This is the first volume in a three-volume exposition of Martin Shubik's vision of "mathematical institutional economics"—a term he coined in 1959 to describe the theoretical underpinnings needed for the construction of an economic dynamics. The goal is to develop a process-oriented theory of money and financial institutions that reconciles micro- and macroeconomics, using as a prime tool the theory of games in strategic and extensive form.
This book is an effective, concise text for students and researchers that combines the tools of dynamic programming with numerical techniques and simulation-based econometric methods. Doing so, it bridges the traditional gap between theoretical and empirical research and offers an integrated framework for studying applied problems in macroeconomics and microeconomics.In part I the authors first review the formal theory of dynamic optimization; they then present the numerical tools and econometric techniques necessary to evaluate the theoretical models.
The authors of The Economic Effects of Constitutions use econometric tools to study what they call the "missing link" between constitutional systems and economic policy; the book is an uncompromisingly empirical sequel to their previous theoretical analysis of economic policy. Taking recent theoretical work as a point of departure, they ask which theoretical findings are supported and which are contradicted by the facts. The results are based on comparisons of political institutions across countries or time, in a large sample of contemporary democracies.
A Guide to Econometrics has established itself as a preferred text for teachers and students throughout the world. It provides an overview of the subject and an intuitive feel for its concepts and techniques without the notation and technical detail that characterize most econometrics textbooks.
This book addresses an often neglected aspect of econometrics, the question of how to assess the specification, strengths, weaknesses, limits, and sensitive features of a model. The contributions are the result of a five-year inter-university research project to improve understanding of concepts of model reliability.
The relentless decline in the prices of information technology (IT) has steadily enhanced the role of IT investment as a source of economic growth in the United States. Productivity growth in IT-producing industries has gradually risen in importance, and a productivity revival has taken place in the rest of the economy. In this book Dale Jorgenson shows that IT provides the foundation for the resurgence of American economic growth.
A vast theoretical and empirical literature in corporate finance considers the interrelationships of corporate governance, takeovers, management turnover, corporate performance, corporate capital structure, and corporate ownership structure. Most of the studies look at two variables at a time. In this book, Sanjai Bhagat and Richard Jefferis argue that from an econometric viewpoint, the proper way to study the relationship between any two of these variables is to set up a system of simultaneous equations that specifies the relationships among the six variables.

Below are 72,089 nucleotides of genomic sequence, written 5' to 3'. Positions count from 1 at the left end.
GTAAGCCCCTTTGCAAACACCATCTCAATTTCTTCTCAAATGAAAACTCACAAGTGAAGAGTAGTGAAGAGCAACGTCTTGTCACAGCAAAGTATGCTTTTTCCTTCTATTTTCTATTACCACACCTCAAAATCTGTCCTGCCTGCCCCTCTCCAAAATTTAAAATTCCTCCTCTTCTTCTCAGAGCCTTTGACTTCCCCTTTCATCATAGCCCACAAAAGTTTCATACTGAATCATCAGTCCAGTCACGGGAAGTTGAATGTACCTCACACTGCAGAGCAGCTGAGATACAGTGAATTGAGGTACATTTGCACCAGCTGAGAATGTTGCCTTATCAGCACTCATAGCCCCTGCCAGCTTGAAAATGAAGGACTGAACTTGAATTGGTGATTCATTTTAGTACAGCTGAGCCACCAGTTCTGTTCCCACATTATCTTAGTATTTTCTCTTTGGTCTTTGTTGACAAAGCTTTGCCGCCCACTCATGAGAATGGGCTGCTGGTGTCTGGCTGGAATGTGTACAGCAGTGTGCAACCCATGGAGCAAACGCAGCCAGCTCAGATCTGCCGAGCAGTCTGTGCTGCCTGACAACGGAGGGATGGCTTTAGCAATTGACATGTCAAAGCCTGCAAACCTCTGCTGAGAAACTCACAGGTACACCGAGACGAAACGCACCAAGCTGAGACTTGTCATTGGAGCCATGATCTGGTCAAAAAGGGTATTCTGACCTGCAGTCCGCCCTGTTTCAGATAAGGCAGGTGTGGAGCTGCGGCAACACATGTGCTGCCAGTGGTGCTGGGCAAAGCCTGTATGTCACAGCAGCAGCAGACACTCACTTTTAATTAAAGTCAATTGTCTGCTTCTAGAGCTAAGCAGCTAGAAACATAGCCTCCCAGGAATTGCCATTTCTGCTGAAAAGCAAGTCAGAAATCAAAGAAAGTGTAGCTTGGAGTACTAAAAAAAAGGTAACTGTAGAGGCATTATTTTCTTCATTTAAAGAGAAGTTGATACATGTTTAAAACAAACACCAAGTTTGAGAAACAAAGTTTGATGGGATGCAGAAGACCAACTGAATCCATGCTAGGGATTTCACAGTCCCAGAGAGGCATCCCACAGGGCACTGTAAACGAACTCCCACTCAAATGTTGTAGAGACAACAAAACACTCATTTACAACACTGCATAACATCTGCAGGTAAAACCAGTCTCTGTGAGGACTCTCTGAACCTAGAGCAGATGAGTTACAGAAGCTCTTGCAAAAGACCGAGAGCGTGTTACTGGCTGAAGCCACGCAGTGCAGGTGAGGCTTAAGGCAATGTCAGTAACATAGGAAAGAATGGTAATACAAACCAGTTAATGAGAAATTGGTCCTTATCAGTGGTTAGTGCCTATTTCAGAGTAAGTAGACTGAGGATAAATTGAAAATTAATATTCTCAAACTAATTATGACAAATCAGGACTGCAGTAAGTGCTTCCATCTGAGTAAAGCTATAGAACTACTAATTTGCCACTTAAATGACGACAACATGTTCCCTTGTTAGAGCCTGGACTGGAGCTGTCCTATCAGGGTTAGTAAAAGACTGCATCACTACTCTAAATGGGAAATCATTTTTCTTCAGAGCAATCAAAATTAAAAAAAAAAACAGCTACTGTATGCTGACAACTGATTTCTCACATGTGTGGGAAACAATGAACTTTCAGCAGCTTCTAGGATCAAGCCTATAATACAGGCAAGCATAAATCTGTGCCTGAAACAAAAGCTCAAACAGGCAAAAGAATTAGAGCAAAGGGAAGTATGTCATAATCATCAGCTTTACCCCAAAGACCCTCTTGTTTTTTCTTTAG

This book provides a comprehensive introduction to the mathematical foundations of economics, from basic set theory to fixed point theorems and constrained optimization. Rather than simply offer a collection of problem-solving techniques, the book emphasizes the unifying mathematical principles that underlie economics. Features include an extended presentation of separation theorems and their applications, an account of constraint qualification in constrained optimization, and an introduction to monotone comparative statics. These topics are developed by way of more than 800 exercises.
Historically, the theory of forecasting that underpinned actual practice in economics has been based on two key assumptions?-that the model was a good representation of the economy and that the structure of the economy would remain relatively unchanged. In reality, forecast models are mis-specified, the economy is subject to unanticipated shifts, and the failure to make accurate predictions is relatively common.
In their second book on economic forecasting, Michael Clements and David Hendry ask why some practices seem to work empirically despite a lack of formal support from theory. After reviewing the conventional approach to economic forecasting, they look at the implications for causal modeling, present a taxonomy of forecast errors, and delineate the sources of forecast failure. They show that forecast-period shifts in deterministic factors—interacting with model misspecification, collinearity, and inconsistent estimation—are the dominant source of systematic failure.